The discipline he practiced in his public life was evidently not enough to control his sexual appetites in his private life. Or maybe the power he felt in his public life allowed him to act on his impulses privately because he felt invincible. It’s hard to accept that someone good in the eyes of society and the law could do something so bad. The truth is that people in positions of power abuse others all the time, from priests who molest children to cops who remove their nametags and beat people with impunity.

There are similarities to both Williams’ crimes and Keith’s work. Both wear women’s underwear. Both have worked in the medium of bodily fluids. Keith performs in front of an audience, Williams performs in front of himself, carefully preserving his conquests in photos.

Williams kept his urges to himself. He played a character that everyone respected without the suggestion of what he really wanted to do. Maybe he couldn’t reconcile the two and that is what drove him to want to hurt and kill people.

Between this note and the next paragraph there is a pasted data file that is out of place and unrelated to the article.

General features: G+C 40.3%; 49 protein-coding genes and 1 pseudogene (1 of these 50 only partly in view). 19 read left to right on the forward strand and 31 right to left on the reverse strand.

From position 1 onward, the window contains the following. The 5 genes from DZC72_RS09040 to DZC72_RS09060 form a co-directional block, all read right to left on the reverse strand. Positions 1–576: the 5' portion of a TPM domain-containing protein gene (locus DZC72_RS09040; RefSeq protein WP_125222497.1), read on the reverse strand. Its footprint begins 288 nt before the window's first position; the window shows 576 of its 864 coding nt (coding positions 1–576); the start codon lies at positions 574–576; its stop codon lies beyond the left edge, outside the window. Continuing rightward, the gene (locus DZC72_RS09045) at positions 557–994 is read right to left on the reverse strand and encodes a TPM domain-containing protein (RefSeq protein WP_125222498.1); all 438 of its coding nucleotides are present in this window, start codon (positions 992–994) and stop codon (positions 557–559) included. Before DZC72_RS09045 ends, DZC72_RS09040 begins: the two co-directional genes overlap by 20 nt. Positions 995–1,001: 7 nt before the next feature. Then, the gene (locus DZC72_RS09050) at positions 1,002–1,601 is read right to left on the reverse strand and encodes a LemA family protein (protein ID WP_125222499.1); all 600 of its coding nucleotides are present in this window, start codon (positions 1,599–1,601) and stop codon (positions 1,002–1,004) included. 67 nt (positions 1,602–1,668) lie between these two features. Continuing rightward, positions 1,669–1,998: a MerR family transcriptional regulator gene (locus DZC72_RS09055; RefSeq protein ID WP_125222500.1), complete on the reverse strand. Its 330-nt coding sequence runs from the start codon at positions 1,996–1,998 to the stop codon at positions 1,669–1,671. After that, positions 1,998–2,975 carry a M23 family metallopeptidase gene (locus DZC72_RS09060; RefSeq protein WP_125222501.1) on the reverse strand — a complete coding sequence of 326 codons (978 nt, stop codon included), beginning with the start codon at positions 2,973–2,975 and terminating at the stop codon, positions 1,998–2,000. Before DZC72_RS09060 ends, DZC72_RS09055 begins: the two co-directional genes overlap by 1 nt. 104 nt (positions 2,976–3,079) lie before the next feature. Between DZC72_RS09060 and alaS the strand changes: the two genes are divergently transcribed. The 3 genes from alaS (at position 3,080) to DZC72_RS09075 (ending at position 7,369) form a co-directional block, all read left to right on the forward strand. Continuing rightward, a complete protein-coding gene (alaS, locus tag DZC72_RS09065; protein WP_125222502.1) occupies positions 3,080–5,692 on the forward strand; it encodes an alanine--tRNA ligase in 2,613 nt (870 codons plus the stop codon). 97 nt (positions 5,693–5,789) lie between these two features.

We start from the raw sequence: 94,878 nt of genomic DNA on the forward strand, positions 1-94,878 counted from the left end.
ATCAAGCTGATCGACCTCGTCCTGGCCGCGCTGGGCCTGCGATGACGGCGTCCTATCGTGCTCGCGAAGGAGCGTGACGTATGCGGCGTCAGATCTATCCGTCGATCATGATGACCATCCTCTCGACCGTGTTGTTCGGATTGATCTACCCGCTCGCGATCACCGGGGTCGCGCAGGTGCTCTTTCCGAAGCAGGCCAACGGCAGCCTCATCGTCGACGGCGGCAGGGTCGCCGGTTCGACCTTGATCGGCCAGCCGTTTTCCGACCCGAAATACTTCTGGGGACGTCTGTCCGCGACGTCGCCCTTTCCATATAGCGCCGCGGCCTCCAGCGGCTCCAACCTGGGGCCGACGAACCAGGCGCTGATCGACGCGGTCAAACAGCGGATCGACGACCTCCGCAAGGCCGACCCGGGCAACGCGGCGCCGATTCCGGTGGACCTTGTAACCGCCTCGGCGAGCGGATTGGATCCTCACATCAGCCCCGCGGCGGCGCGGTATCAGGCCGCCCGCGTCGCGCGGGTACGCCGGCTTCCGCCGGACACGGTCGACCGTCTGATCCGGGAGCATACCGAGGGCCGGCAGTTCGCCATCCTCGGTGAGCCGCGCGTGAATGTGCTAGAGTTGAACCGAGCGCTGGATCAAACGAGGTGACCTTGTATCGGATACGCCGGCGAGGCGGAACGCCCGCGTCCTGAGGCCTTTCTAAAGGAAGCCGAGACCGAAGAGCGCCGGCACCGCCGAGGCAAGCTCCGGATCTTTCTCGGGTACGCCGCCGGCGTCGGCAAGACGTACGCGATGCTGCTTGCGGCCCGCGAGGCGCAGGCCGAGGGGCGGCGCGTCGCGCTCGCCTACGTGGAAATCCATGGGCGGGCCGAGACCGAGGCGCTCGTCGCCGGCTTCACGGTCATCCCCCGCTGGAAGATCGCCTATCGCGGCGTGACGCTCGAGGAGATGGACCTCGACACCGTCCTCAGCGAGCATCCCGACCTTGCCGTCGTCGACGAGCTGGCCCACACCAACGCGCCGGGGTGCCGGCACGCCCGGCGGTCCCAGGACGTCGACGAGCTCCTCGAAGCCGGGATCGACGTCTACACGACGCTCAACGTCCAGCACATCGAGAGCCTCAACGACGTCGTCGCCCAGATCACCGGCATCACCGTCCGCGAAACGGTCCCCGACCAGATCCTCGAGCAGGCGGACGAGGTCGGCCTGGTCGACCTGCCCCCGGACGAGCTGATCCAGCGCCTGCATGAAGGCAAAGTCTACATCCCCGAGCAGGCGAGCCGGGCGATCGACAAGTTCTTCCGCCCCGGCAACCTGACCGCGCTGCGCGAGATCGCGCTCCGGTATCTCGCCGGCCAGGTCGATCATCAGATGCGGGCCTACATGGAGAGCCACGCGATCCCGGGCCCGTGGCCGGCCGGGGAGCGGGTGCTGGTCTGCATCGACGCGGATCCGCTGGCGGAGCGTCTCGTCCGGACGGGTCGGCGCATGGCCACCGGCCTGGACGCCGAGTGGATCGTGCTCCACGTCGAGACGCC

Someone like Keith Cole wears all his urges and predilections on his sleeve. Keith publicly wears women’s clothing. Keith has no shame about wearing no clothing. He is opinionated. He is loud. Despite this, there is something that is still vulnerable and fragile about him because he does put himself out there for ridicule and harm. Anyone who knows Keith knows that every aspect of his life is up for discussion, which is why Keith is such a fascinating person and performer.